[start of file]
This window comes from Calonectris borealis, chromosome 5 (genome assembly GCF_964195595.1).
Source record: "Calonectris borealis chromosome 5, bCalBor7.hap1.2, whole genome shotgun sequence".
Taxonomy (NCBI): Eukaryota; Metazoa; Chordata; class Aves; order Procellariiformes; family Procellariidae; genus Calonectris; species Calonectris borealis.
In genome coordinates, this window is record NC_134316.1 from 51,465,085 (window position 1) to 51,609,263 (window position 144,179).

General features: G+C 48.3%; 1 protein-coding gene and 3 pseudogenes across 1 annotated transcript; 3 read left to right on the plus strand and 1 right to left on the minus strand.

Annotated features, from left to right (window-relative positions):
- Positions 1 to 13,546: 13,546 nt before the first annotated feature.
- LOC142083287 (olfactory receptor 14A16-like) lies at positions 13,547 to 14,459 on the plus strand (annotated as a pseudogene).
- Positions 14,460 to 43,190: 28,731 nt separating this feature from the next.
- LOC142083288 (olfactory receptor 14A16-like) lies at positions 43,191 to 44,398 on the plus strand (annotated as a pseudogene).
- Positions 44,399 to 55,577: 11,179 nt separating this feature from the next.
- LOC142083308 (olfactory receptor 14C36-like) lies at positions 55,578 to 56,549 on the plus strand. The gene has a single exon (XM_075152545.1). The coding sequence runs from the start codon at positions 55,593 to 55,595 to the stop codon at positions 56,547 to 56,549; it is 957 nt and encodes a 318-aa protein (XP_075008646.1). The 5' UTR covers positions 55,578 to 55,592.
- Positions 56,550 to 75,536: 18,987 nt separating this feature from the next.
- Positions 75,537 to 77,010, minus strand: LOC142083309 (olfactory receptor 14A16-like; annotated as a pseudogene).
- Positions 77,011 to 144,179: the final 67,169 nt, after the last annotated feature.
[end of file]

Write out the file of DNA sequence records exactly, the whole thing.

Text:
This window comes from Calonectris borealis, chromosome 5 (genome assembly GCF_964195595.1).
Source record: "Calonectris borealis chromosome 5, bCalBor7.hap1.2, whole genome shotgun sequence".
Taxonomy (NCBI): Eukaryota; Metazoa; Chordata; class Aves; order Procellariiformes; family Procellariidae; genus Calonectris; species Calonectris borealis.
In genome coordinates, this window is record NC_134316.1 from 51,465,085 (window position 1) to 51,609,263 (window position 144,179).

General features: G+C 48.3%; 1 protein-coding gene and 3 pseudogenes across 1 annotated transcript; 3 read left to right on the plus strand and 1 right to left on the minus strand.

Annotated features, from left to right (window-relative positions):
- Positions 1 to 13,546: 13,546 nt before the first annotated feature.
- LOC142083287 (olfactory receptor 14A16-like) lies at positions 13,547 to 14,459 on the plus strand (annotated as a pseudogene).
- Positions 14,460 to 43,190: 28,731 nt separating this feature from the next.
- LOC142083288 (olfactory receptor 14A16-like) lies at positions 43,191 to 44,398 on the plus strand (annotated as a pseudogene).
- Positions 44,399 to 55,577: 11,179 nt separating this feature from the next.
- LOC142083308 (olfactory receptor 14C36-like) lies at positions 55,578 to 56,549 on the plus strand. The gene has a single exon (XM_075152545.1). The coding sequence runs from the start codon at positions 55,593 to 55,595 to the stop codon at positions 56,547 to 56,549; it is 957 nt and encodes a 318-aa protein (XP_075008646.1). The 5' UTR covers positions 55,578 to 55,592.
- Positions 56,550 to 75,536: 18,987 nt separating this feature from the next.
- Positions 75,537 to 77,010, minus strand: LOC142083309 (olfactory receptor 14A16-like; annotated as a pseudogene).
- Positions 77,011 to 144,179: the final 67,169 nt, after the last annotated feature.